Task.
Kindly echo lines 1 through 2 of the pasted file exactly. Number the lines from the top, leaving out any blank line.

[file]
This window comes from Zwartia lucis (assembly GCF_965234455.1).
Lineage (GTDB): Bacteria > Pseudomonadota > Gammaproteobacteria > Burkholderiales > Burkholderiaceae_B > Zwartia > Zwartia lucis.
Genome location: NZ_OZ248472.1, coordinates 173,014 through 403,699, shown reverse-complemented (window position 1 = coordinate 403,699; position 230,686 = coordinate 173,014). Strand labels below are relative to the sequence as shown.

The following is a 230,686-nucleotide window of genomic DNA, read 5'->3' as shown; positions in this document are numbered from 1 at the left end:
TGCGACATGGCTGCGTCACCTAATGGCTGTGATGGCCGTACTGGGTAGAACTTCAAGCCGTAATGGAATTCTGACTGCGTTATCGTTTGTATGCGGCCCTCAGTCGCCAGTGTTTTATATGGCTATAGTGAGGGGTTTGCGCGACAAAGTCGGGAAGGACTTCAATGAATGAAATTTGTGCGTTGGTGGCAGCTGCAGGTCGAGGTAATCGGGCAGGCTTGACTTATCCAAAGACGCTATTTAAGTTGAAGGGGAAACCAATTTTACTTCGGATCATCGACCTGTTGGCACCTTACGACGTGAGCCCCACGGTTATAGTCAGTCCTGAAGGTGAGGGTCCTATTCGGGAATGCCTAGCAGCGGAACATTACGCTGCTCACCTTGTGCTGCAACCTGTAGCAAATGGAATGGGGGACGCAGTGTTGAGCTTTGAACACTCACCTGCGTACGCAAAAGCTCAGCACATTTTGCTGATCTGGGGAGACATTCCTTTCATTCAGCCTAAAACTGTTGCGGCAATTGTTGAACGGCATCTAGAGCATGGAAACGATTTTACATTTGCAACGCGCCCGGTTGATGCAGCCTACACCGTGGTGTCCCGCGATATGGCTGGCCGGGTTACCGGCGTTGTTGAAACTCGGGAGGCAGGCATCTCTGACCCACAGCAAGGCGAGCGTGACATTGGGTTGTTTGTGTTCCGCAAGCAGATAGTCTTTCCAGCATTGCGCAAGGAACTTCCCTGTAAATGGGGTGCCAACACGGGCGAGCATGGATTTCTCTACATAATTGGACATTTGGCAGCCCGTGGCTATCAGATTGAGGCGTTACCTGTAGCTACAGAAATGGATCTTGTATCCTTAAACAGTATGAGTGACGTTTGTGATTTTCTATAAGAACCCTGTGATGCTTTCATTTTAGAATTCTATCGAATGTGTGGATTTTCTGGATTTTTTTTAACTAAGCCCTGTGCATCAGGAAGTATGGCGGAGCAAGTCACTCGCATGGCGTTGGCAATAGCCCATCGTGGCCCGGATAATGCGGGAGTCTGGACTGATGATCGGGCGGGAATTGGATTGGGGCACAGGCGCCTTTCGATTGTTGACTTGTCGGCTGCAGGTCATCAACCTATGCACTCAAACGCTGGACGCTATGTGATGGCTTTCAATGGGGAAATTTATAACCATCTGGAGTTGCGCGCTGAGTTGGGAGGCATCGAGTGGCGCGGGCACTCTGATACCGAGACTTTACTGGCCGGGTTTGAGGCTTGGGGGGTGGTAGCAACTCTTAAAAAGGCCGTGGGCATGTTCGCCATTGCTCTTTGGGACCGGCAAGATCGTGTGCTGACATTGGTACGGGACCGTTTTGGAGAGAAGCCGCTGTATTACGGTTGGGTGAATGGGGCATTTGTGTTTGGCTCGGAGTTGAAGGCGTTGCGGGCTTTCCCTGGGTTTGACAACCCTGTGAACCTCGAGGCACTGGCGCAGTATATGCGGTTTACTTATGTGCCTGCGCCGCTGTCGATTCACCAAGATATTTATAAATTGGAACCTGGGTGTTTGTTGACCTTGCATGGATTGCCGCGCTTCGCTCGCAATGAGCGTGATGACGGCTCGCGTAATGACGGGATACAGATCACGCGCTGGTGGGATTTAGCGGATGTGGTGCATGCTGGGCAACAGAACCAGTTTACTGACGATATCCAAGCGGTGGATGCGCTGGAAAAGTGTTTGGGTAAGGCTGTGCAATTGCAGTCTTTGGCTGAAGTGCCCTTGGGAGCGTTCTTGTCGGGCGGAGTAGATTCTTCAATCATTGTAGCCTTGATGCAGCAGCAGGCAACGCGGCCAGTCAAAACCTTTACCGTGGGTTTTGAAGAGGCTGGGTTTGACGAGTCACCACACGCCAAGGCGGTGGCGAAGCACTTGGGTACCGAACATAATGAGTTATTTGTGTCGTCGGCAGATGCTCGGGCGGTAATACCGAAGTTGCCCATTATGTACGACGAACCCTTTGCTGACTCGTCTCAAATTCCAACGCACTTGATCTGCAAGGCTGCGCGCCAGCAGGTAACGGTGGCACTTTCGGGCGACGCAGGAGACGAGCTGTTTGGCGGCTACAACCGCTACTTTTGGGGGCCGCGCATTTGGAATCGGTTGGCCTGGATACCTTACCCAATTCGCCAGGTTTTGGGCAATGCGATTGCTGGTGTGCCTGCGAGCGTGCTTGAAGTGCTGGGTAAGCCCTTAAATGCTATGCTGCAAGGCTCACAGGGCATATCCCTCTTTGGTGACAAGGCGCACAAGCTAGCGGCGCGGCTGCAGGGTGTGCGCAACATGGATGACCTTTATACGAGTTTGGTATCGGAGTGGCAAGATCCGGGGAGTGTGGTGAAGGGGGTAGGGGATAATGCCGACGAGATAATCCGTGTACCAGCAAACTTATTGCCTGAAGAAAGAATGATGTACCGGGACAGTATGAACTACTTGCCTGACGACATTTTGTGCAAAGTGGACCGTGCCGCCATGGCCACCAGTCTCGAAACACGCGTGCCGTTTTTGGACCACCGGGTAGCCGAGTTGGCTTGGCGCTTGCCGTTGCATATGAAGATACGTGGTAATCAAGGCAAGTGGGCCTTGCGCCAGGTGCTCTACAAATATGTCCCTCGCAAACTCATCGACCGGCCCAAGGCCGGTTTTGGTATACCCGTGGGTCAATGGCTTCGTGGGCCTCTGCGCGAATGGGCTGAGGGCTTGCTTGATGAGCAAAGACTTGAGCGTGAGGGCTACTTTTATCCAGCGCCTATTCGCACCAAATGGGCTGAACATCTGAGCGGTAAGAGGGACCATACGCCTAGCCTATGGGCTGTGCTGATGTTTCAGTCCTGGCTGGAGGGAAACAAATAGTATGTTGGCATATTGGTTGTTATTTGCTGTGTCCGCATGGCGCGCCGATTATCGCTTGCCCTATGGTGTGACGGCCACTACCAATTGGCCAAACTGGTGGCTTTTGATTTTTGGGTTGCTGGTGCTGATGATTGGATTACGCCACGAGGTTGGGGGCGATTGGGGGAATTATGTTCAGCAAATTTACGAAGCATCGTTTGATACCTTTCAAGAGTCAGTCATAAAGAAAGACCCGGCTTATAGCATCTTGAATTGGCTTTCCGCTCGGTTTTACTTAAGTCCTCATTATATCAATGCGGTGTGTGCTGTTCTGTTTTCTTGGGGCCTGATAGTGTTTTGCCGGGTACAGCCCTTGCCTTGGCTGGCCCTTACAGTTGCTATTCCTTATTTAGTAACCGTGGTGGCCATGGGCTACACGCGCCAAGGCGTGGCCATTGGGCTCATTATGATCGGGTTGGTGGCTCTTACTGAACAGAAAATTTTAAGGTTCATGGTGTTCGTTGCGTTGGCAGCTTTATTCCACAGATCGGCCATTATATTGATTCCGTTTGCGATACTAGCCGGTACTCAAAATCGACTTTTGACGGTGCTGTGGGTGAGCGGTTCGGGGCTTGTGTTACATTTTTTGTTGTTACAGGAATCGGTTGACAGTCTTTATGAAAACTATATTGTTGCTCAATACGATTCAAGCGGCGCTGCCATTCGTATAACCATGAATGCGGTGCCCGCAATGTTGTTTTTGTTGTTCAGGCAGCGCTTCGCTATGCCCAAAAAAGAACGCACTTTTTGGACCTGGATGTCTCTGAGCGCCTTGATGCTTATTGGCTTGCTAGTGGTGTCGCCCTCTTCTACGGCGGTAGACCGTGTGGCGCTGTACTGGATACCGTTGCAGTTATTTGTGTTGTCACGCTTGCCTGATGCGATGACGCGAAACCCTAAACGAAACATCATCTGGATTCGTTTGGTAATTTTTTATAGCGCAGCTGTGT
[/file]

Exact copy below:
This window comes from Zwartia lucis (assembly GCF_965234455.1).
Lineage (GTDB): Bacteria > Pseudomonadota > Gammaproteobacteria > Burkholderiales > Burkholderiaceae_B > Zwartia > Zwartia lucis.